Similarly, M&A purchase agreements typically provide that if a claim is properly made within the specified survival period, the statute of limitations applicable to such claim will be tolled or suspended until such claim is fully settled and resolved. Again, notwithstanding such contractual language, the statute of limitations may in fact apply and any such suit brought after the expiration of the statute of limitations (even if notice of the claim was timely delivered) may be time-barred.
With careful drafting, appropriate jurisdiction selection and the use of a “sealed” contract, it is possible to draft purchase agreements with reps and warranties enforceable for the terms intended by the parties. Buyers, of course, will favor longer survival periods, and if such longer terms are negotiated, ensuring that these survival clauses are enforceable is vital.
Delaware law, for example, provides for a 20-year statute of limitations for contracts complying with the requisite formalities to constitute an agreement executed “under seal.” Such 20-year period can then be reduced to the desired length for each rep and warranty. Thus, if the purchase agreement is properly executed “under seal,” the survival provision can specify that (i) the general reps and warranties shall survive for, say, 18 months, (ii) the tax reps and warranties shall survive for 6 years plus 60 days, (iii) the fundamental reps and warranties shall survive for 20 years and (iv) any claim with respect to which notice is properly delivered may survive for the specified time period negotiated by the parties (provided such time period is not longer than the 20-year anniversary of the contract). Execution under seal also extends the statute of limitations to 20 years for contracts governed by Massachusetts law but has no effect on contracts governed by New York or California law. The formalities required to execute a contract under seal vary by jurisdiction.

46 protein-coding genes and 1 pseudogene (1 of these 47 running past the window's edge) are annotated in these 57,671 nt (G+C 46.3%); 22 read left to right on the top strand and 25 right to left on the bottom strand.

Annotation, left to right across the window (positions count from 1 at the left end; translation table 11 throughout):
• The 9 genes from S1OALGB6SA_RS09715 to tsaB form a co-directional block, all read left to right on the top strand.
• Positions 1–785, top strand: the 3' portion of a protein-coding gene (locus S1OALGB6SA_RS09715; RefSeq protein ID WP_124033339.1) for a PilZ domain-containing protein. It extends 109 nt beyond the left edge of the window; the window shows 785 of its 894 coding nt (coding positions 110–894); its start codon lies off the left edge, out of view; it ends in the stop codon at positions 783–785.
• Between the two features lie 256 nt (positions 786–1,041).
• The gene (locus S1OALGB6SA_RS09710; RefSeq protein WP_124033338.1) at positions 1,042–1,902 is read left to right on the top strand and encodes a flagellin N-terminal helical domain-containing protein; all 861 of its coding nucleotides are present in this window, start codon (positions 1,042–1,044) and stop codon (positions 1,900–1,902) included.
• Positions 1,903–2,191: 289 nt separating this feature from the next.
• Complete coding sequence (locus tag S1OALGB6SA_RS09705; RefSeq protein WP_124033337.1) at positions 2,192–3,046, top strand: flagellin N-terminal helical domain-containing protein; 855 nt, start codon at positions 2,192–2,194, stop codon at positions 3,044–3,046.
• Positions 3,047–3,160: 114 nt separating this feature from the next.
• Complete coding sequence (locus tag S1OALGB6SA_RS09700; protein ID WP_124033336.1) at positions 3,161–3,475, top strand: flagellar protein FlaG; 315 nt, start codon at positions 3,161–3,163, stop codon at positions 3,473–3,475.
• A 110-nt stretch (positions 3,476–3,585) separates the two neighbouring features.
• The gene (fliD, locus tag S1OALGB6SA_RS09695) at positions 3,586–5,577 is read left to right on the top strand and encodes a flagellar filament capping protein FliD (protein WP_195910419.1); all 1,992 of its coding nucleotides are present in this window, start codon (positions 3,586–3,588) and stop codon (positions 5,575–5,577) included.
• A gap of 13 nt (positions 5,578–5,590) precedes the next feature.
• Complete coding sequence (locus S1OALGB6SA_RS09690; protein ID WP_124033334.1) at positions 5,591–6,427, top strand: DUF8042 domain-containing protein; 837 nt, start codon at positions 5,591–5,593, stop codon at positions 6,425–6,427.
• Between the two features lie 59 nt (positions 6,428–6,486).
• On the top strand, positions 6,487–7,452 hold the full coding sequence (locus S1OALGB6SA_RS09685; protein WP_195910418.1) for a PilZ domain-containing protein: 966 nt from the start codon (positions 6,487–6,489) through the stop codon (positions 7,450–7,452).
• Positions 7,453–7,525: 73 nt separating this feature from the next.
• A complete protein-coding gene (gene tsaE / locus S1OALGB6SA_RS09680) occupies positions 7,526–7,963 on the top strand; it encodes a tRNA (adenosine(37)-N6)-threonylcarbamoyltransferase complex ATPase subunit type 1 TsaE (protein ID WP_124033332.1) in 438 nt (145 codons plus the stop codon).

As discussed above, when negotiating survival provisions in purchase agreements, it is important to not only understand the interplay between the survival period set forth in the purchase agreement and the applicable statute of limitations, but to also consult an expert in the event of any uncertainty in order to ensure that the parties’ intended negotiated terms are not only reflected in the purchase agreement, but also are enforceable. For further information, please contact the authors of this alert or your regular counsel at Mintz Levin.
The Delaware legislature has recently proposed revisions to the Delaware law governing the 3-year statute of limitations for breach of contract that would, if adopted, permit parties to certain contracts to opt out of the 3-year statute of limitation period that would otherwise apply and give effect to a longer limitations period (up to 20 years) without requiring the parties to enter into a contract “under seal.”